The subtle body: an interoceptive map of central nervous system function and meditative mind-brain-body integration.

Author: Loizzo JJ1
1Nalanda Institute for Contemplative Science, Weill Cornell Center for Integrative Medicine, New York, New York.
Conference/Journal: Ann N Y Acad Sci.
Date published: 2016 May 10
Other: Special Notes: doi: 10.1111/nyas.13065. [Epub ahead of print] , Word Count: 214

Meditation research has begun to clarify the brain effects and mechanisms of contemplative practices while generating a range of typologies and explanatory models to guide further study. This comparative review explores a neglected area relevant to current research: the validity of a traditional central nervous system (CNS) model that coevolved with the practices most studied today and that provides the first comprehensive neural-based typology and mechanistic framework of contemplative practices. The subtle body model, popularly known as the chakra system from Indian yoga, was and is used as a map of CNS function in traditional Indian and Tibetan medicine, neuropsychiatry, and neuropsychology. The study presented here, based on the Nalanda tradition, shows that the subtle body model can be cross-referenced with modern CNS maps and challenges modern brain maps with its embodied network model of CNS function. It also challenges meditation research by: (1) presenting a more rigorous, neural-based typology of contemplative practices; (2) offering a more refined and complete network model of the mechanisms of contemplative practices; and (3) serving as an embodied, interoceptive neurofeedback aid that is more user friendly and complete than current teaching aids for clinical and practical applications of contemplative practice.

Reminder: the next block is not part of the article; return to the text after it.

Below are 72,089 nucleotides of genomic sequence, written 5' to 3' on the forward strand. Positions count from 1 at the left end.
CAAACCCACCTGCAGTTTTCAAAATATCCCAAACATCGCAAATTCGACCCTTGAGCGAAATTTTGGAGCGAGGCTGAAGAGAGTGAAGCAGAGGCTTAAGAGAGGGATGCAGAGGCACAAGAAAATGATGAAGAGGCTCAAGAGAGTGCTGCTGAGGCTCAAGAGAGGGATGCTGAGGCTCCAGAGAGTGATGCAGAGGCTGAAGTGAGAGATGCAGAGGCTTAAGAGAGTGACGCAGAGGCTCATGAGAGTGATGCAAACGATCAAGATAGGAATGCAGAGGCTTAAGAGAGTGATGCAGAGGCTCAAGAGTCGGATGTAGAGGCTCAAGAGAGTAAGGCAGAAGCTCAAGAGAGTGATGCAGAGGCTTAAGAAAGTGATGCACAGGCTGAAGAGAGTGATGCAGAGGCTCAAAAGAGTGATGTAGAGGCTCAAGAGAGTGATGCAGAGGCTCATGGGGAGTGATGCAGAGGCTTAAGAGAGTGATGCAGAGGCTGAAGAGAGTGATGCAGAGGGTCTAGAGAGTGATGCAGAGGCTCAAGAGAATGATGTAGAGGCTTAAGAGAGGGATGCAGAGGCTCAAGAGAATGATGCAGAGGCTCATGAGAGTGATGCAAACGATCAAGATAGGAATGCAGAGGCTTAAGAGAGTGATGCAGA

© 2016 New York Academy of Sciences.

KEYWORDS: contemplative neuroscience; meditation; mindfulness; neurofeedback; subtle body; yoga

PMID: 27164469 [PubMed - as supplied by publisher]